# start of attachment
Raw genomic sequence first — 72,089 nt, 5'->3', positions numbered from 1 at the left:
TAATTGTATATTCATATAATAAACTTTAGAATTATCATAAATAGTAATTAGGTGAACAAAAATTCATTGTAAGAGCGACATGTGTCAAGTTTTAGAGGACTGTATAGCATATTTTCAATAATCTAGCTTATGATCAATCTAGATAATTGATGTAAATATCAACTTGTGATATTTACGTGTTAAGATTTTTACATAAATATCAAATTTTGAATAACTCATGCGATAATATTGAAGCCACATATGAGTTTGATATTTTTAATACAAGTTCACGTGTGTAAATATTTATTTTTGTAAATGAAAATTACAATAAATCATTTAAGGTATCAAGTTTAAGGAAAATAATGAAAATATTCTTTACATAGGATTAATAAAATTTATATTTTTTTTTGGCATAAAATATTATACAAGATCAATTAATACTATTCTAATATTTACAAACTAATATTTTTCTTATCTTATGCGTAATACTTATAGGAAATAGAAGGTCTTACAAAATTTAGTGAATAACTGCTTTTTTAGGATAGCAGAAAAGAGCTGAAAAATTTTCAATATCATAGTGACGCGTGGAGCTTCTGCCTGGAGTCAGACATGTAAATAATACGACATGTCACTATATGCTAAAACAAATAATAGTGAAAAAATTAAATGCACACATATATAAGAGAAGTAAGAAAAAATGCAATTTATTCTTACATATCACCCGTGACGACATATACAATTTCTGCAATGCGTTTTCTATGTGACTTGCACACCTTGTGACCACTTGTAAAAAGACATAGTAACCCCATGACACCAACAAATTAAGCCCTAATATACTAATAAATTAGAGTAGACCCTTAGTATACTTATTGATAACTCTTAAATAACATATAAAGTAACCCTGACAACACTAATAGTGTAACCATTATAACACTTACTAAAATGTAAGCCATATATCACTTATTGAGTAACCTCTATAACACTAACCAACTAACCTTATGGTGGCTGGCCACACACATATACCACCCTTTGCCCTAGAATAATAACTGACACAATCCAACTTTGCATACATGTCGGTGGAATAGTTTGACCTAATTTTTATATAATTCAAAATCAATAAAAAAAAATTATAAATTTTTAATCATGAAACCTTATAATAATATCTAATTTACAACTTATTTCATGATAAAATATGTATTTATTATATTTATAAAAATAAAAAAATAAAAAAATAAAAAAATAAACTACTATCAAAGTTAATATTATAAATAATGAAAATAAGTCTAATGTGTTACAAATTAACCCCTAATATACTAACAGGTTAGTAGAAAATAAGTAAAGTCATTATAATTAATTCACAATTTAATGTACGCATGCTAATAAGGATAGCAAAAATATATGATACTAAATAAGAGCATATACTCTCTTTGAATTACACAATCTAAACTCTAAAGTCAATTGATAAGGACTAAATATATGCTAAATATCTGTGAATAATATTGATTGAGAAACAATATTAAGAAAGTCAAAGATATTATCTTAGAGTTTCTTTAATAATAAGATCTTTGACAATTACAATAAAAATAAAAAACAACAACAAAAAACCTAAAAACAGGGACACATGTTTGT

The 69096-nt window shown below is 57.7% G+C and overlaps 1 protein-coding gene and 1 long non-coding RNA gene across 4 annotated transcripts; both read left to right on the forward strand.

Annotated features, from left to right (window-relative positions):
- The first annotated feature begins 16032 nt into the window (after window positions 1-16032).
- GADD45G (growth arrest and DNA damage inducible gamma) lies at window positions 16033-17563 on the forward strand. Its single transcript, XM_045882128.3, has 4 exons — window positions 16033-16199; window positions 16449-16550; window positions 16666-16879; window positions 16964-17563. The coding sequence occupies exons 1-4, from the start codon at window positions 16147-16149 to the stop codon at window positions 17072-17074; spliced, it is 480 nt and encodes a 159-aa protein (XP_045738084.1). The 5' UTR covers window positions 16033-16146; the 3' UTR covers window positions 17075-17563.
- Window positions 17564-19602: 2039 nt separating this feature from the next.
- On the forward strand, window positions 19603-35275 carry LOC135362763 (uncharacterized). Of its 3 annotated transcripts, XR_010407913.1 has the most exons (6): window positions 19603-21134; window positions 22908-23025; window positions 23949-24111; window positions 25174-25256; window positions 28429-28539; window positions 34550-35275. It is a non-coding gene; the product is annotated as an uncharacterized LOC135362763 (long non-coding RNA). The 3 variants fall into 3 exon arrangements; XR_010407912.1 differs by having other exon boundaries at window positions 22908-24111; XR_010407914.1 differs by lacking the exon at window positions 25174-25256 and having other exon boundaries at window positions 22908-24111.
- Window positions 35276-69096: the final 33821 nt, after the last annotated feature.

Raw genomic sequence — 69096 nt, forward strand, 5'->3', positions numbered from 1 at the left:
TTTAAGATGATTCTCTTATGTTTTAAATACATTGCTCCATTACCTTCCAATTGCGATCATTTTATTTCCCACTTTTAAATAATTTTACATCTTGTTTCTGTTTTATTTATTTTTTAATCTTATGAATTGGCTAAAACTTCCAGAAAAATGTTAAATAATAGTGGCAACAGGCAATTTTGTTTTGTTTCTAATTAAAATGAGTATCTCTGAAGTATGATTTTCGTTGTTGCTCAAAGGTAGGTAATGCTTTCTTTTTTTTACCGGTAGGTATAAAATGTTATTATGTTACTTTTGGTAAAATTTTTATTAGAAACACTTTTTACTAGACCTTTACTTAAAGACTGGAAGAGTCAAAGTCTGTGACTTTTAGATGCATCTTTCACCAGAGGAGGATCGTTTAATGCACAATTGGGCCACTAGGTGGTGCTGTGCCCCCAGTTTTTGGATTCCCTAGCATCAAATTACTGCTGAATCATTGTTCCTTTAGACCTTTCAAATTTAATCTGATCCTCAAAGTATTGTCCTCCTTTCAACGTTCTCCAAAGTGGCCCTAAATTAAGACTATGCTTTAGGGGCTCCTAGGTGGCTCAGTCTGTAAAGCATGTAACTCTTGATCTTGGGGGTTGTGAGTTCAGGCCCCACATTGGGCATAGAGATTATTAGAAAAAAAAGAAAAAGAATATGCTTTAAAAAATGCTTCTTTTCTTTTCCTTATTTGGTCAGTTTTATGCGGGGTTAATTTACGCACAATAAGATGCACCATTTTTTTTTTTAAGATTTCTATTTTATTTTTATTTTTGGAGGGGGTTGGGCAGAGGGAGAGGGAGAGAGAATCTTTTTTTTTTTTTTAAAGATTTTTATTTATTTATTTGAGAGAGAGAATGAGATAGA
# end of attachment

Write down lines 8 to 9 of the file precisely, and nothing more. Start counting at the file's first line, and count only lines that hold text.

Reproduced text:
- On the forward strand, window positions 19603-35275 carry LOC135362763 (uncharacterized). Of its 3 annotated transcripts, XR_010407913.1 has the most exons (6): window positions 19603-21134; window positions 22908-23025; window positions 23949-24111; window positions 25174-25256; window positions 28429-28539; window positions 34550-35275. It is a non-coding gene; the product is annotated as an uncharacterized LOC135362763 (long non-coding RNA). The 3 variants fall into 3 exon arrangements; XR_010407912.1 differs by having other exon boundaries at window positions 22908-24111; XR_010407914.1 differs by lacking the exon at window positions 25174-25256 and having other exon boundaries at window positions 22908-24111.
- Window positions 35276-69096: the final 33821 nt, after the last annotated feature.